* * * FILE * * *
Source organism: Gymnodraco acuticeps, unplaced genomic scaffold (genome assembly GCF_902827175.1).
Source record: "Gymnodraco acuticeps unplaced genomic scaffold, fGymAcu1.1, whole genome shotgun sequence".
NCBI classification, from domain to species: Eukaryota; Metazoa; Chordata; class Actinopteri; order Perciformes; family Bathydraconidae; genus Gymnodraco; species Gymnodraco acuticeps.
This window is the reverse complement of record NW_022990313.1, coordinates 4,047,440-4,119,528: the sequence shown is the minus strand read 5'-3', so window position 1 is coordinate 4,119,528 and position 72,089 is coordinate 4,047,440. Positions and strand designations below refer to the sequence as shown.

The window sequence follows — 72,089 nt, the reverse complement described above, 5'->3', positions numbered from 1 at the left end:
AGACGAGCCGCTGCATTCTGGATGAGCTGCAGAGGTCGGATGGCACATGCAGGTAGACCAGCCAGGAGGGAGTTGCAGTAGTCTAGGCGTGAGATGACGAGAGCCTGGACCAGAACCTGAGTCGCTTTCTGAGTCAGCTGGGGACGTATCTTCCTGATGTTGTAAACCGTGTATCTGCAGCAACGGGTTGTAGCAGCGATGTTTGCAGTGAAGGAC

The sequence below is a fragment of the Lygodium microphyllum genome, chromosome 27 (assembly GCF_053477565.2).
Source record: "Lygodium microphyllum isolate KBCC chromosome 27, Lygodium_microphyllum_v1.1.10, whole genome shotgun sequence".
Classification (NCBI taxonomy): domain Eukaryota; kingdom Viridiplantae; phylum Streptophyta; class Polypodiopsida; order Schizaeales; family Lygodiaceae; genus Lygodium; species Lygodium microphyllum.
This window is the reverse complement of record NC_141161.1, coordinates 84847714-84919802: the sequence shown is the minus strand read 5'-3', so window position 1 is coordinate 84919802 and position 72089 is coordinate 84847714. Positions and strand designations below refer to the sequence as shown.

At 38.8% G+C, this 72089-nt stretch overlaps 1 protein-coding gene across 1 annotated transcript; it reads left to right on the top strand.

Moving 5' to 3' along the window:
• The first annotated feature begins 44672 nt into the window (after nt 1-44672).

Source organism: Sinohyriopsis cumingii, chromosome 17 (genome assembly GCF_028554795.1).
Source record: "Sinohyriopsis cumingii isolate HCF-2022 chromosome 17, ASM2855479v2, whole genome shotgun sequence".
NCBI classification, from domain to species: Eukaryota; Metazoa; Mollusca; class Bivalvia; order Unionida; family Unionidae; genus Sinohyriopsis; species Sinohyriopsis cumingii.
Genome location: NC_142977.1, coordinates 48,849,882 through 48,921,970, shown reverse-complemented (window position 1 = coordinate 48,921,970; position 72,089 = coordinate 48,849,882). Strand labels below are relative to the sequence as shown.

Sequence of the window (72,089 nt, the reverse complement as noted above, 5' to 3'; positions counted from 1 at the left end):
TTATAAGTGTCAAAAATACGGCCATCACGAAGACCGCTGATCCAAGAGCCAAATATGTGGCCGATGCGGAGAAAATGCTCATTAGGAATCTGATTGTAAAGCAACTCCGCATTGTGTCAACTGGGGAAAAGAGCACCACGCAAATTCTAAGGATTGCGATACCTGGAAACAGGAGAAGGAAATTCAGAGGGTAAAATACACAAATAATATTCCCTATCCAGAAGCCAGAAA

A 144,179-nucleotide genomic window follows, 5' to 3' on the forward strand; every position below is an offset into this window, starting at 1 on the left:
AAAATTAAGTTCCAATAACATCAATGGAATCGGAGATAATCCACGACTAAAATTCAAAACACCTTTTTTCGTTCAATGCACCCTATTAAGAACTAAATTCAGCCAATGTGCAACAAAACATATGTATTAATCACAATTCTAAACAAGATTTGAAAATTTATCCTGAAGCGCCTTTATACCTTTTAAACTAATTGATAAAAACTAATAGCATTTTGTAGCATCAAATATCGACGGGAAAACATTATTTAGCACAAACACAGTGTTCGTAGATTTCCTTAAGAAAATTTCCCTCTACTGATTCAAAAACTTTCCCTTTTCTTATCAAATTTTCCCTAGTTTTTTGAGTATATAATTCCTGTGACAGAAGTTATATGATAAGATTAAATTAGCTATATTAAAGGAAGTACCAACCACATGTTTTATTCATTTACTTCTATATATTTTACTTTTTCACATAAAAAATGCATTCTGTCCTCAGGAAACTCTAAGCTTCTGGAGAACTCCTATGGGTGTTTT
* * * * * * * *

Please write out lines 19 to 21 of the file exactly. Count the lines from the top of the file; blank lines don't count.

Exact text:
TTATAAGTGTCAAAAATACGGCCATCACGAAGACCGCTGATCCAAGAGCCAAATATGTGGCCGATGCGGAGAAAATGCTCATTAGGAATCTGATTGTAAAGCAACTCCGCATTGTGTCAACTGGGGAAAAGAGCACCACGCAAATTCTAAGGATTGCGATACCTGGAAACAGGAGAAGGAAATTCAGAGGGTAAAATACACAAATAATATTCCCTATCCAGAAGCCAGAAA

A 144,179-nucleotide genomic window follows, 5' to 3' on the forward strand; every position below is an offset into this window, starting at 1 on the left:
AAAATTAAGTTCCAATAACATCAATGGAATCGGAGATAATCCACGACTAAAATTCAAAACACCTTTTTTCGTTCAATGCACCCTATTAAGAACTAAATTCAGCCAATGTGCAACAAAACATATGTATTAATCACAATTCTAAACAAGATTTGAAAATTTATCCTGAAGCGCCTTTATACCTTTTAAACTAATTGATAAAAACTAATAGCATTTTGTAGCATCAAATATCGACGGGAAAACATTATTTAGCACAAACACAGTGTTCGTAGATTTCCTTAAGAAAATTTCCCTCTACTGATTCAAAAACTTTCCCTTTTCTTATCAAATTTTCCCTAGTTTTTTGAGTATATAATTCCTGTGACAGAAGTTATATGATAAGATTAAATTAGCTATATTAAAGGAAGTACCAACCACATGTTTTATTCATTTACTTCTATATATTTTACTTTTTCACATAAAAAATGCATTCTGTCCTCAGGAAACTCTAAGCTTCTGGAGAACTCCTATGGGTGTTTT